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2010/11/7 Michael Meeks <>:
Hi Roberto,

Hi Michael,

On Sat, 2010-11-06 at 14:27 +0100, Roberto Resoli wrote:
The crucial point is not JCA/CLA ecc. but what we expect from the Foundation
and what we want the governance of the Foundation should be in the future.

       Well, these are interesting topics of course; but somehow they have
been intertwined in people's minds.

It's not a black box, we can form it in the way we want, but it should have a
motivation for existing,other than being a mere repository of code. I
don't feel the need for a foundation that does nothing really useful.

       I agree having a useful foundation is better than a non-useful one :-)
I'm convinced though that usefulness is an orthogonal problem to the
need (or otherwise) for copyright ownership.

I agree that copyright ownership is not a necessary condition to have
an useful foundation, but in my opinion these are not orthogonal items at all;
the foundation can be much more effective in its action, because
owning copyright
permits much more effective action. For example: if someone steals me the
code I contributed, it would be very difficult to excercise my rights,
particularly if
the stealing subject is a big Company; the situation is even much more
difficult if the
copyright is dispersed. In "why assign" page form fsf[1] I read:

"... And despite the broad right of distribution conveyed by the GPL,
enforcement of copyright is generally not possible for distributors:
only the copyright holder or someone having assignment of the
copyright can enforce the license . If there are multiple authors of a
copyrighted work, successful enforcement depends on having the
cooperation of all authors. "

It's not warm, it's not cosy, but in my opinion could be more useful.
It could represent me in a much more effective way. A legal entity can receive
money, can hire lawyers, can conduct  marketing campaigns, ....

       A foundation that owns no code can represent you, inasmuch as it
commands your trust and loyalty. Similarly there is no need to own
anything in order to receive money, hire lawyers, conduct marketing
campaigns: all of which can be good things of course.

What I said about "being an useful foundation" i referred to the fact
that, after
a month, TDF still doesn't have a legal status, and I don't see any
notice of an action in this
direction (please point me to related information if I'm wrong).
Without a legal status,
i think TDF cannot do almost anything effective, including receiving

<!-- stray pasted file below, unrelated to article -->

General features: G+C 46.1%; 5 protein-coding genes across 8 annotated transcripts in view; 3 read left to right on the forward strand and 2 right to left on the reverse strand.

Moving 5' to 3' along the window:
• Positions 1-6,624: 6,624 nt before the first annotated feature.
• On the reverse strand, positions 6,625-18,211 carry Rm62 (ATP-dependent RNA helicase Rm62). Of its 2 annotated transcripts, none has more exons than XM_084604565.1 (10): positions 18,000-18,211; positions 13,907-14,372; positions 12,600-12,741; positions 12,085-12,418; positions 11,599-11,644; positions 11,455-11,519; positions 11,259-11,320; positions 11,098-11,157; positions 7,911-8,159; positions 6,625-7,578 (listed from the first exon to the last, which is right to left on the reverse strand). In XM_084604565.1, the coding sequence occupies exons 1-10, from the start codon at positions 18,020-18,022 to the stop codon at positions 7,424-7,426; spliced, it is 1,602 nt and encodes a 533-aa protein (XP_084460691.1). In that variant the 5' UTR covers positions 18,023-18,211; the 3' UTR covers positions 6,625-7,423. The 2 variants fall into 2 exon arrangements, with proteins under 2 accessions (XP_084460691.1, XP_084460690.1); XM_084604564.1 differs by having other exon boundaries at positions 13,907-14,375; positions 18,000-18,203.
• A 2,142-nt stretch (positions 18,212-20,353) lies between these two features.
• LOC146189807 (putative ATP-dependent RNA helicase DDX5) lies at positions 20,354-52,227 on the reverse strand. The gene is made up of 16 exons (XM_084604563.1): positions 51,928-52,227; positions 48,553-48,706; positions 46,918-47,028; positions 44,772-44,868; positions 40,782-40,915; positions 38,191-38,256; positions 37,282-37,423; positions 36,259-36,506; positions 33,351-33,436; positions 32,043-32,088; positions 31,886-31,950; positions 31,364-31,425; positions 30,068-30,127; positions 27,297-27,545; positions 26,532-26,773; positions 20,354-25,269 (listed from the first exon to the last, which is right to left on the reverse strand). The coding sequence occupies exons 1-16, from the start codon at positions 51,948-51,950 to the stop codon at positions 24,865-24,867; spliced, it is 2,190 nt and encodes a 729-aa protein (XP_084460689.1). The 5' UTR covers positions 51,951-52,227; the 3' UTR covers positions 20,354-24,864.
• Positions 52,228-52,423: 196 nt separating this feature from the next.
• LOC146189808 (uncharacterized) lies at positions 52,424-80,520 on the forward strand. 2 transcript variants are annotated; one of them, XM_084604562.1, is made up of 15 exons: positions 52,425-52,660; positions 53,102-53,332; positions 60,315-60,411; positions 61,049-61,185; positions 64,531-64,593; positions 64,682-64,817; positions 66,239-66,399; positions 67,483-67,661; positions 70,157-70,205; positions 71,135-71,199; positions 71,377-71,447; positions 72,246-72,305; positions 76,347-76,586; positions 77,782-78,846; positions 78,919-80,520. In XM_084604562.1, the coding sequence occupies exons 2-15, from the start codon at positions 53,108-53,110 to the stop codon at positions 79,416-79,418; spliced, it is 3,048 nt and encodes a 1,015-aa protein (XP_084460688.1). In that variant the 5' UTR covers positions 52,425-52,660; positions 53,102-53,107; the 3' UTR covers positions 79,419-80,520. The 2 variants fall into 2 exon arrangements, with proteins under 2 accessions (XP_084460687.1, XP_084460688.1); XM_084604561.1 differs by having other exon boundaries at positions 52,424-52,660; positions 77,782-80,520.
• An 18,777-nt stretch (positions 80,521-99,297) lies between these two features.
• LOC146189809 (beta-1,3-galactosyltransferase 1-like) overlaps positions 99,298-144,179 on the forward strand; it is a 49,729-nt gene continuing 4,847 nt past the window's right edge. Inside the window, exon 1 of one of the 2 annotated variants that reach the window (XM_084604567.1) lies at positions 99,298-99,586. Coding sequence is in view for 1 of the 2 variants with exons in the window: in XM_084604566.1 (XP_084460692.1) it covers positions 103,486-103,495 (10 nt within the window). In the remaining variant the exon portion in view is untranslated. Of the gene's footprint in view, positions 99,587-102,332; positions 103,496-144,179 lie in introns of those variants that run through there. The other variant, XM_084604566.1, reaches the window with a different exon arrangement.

donations and
possibly talking to governement entities.

This is also a prerequisite for eventually (even as an option, as
someone is suggesting here)
receive Copyright Assignments.

I think LibO is too important to let things going in a random way.
Random meaning that possibly some big contributors will dominate
the project, being the only having the adequate "contribution power"

       The choice to not aggregate ownership is a deliberate one, and is by no
means a random choice, it follows the most outstandingly successful Free
Software projects of our time.

I understand that this is a deliberate action of course, and please,
don't think
that I want coinvince you or any other that my thoughts about CA are better;
my intention is only to present some aspects that may have been shadowed
by the need to attract contributions.

As I told other times, giving power to FSF or Mozilla instead of let
TDF taking it, is not the best thing to do.

       Nonsense; the 'TDF' still has the power to re-license the code all it
likes - vested in the consent of its members.

Mmm; my worries are very practical; as I said, Mozilla relicencing
took 4 years and a half;
what time would take to relicense about ten times that code?

The fact that we also
trust the FSF and the Mozilla guys to do the right thing in future is
purely an added bonus.

Yes, I meant only that others (i trust them too, but this is not the
point) and not
the foundation we are establishing *now*, will have that power.
It sounds a bit strange to me.

       Of course - that power is vested in the people that really wrote the
code, documentation, translation etc. which is IMHO where it belongs.

The power is there in any case, but dispersed and not enforceable,
without a strong
(copyright owning) Foundation.

My last words about this, I definitely like more coding that talking about that.
Long live to LibO! (under a strong TDF, I hope)





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